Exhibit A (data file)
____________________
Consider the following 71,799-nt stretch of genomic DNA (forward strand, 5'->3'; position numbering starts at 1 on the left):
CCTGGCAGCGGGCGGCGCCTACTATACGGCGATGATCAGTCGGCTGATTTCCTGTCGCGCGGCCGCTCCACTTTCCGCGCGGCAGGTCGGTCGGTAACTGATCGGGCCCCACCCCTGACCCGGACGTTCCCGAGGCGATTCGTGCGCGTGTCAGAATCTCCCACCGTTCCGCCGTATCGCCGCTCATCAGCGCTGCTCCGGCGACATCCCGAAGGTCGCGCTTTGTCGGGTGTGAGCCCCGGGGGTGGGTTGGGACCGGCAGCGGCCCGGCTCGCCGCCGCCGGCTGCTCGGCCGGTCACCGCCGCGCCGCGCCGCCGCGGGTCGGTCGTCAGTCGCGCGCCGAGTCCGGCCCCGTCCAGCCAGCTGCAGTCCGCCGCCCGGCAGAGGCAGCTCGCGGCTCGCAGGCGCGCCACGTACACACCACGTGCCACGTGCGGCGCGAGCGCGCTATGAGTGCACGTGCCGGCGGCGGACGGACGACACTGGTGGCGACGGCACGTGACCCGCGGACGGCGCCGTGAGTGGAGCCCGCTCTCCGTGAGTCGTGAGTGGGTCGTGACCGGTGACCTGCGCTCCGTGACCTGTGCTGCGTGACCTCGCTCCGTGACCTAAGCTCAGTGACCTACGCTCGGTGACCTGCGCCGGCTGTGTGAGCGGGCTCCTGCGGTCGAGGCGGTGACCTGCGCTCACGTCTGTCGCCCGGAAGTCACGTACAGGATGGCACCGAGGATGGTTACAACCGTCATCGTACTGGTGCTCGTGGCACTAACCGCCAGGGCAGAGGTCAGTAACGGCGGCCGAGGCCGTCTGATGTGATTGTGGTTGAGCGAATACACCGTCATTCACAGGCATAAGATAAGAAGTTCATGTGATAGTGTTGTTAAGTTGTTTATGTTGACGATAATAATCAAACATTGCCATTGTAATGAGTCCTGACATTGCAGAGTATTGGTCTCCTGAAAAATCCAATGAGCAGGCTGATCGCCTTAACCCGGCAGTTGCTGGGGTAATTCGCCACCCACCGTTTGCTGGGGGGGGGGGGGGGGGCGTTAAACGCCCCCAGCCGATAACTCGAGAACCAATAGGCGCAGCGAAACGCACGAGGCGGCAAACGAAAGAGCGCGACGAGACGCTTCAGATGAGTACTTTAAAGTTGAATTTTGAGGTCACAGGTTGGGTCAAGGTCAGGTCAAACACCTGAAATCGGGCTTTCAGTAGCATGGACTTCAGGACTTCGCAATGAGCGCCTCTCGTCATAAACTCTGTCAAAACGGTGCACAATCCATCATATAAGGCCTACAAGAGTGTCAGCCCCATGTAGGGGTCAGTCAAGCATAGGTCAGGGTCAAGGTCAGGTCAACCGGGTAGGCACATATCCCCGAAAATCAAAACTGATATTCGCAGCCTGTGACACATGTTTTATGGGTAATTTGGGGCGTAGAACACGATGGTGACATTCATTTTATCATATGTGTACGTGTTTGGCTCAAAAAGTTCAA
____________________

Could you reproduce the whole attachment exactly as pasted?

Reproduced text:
Consider the following 71,799-nt stretch of genomic DNA (forward strand, 5'->3'; position numbering starts at 1 on the left):
CCTGGCAGCGGGCGGCGCCTACTATACGGCGATGATCAGTCGGCTGATTTCCTGTCGCGCGGCCGCTCCACTTTCCGCGCGGCAGGTCGGTCGGTAACTGATCGGGCCCCACCCCTGACCCGGACGTTCCCGAGGCGATTCGTGCGCGTGTCAGAATCTCCCACCGTTCCGCCGTATCGCCGCTCATCAGCGCTGCTCCGGCGACATCCCGAAGGTCGCGCTTTGTCGGGTGTGAGCCCCGGGGGTGGGTTGGGACCGGCAGCGGCCCGGCTCGCCGCCGCCGGCTGCTCGGCCGGTCACCGCCGCGCCGCGCCGCCGCGGGTCGGTCGTCAGTCGCGCGCCGAGTCCGGCCCCGTCCAGCCAGCTGCAGTCCGCCGCCCGGCAGAGGCAGCTCGCGGCTCGCAGGCGCGCCACGTACACACCACGTGCCACGTGCGGCGCGAGCGCGCTATGAGTGCACGTGCCGGCGGCGGACGGACGACACTGGTGGCGACGGCACGTGACCCGCGGACGGCGCCGTGAGTGGAGCCCGCTCTCCGTGAGTCGTGAGTGGGTCGTGACCGGTGACCTGCGCTCCGTGACCTGTGCTGCGTGACCTCGCTCCGTGACCTAAGCTCAGTGACCTACGCTCGGTGACCTGCGCCGGCTGTGTGAGCGGGCTCCTGCGGTCGAGGCGGTGACCTGCGCTCACGTCTGTCGCCCGGAAGTCACGTACAGGATGGCACCGAGGATGGTTACAACCGTCATCGTACTGGTGCTCGTGGCACTAACCGCCAGGGCAGAGGTCAGTAACGGCGGCCGAGGCCGTCTGATGTGATTGTGGTTGAGCGAATACACCGTCATTCACAGGCATAAGATAAGAAGTTCATGTGATAGTGTTGTTAAGTTGTTTATGTTGACGATAATAATCAAACATTGCCATTGTAATGAGTCCTGACATTGCAGAGTATTGGTCTCCTGAAAAATCCAATGAGCAGGCTGATCGCCTTAACCCGGCAGTTGCTGGGGTAATTCGCCACCCACCGTTTGCTGGGGGGGGGGGGGGGGGCGTTAAACGCCCCCAGCCGATAACTCGAGAACCAATAGGCGCAGCGAAACGCACGAGGCGGCAAACGAAAGAGCGCGACGAGACGCTTCAGATGAGTACTTTAAAGTTGAATTTTGAGGTCACAGGTTGGGTCAAGGTCAGGTCAAACACCTGAAATCGGGCTTTCAGTAGCATGGACTTCAGGACTTCGCAATGAGCGCCTCTCGTCATAAACTCTGTCAAAACGGTGCACAATCCATCATATAAGGCCTACAAGAGTGTCAGCCCCATGTAGGGGTCAGTCAAGCATAGGTCAGGGTCAAGGTCAGGTCAACCGGGTAGGCACATATCCCCGAAAATCAAAACTGATATTCGCAGCCTGTGACACATGTTTTATGGGTAATTTGGGGCGTAGAACACGATGGTGACATTCATTTTATCATATGTGTACGTGTTTGGCTCAAAAAGTTCAA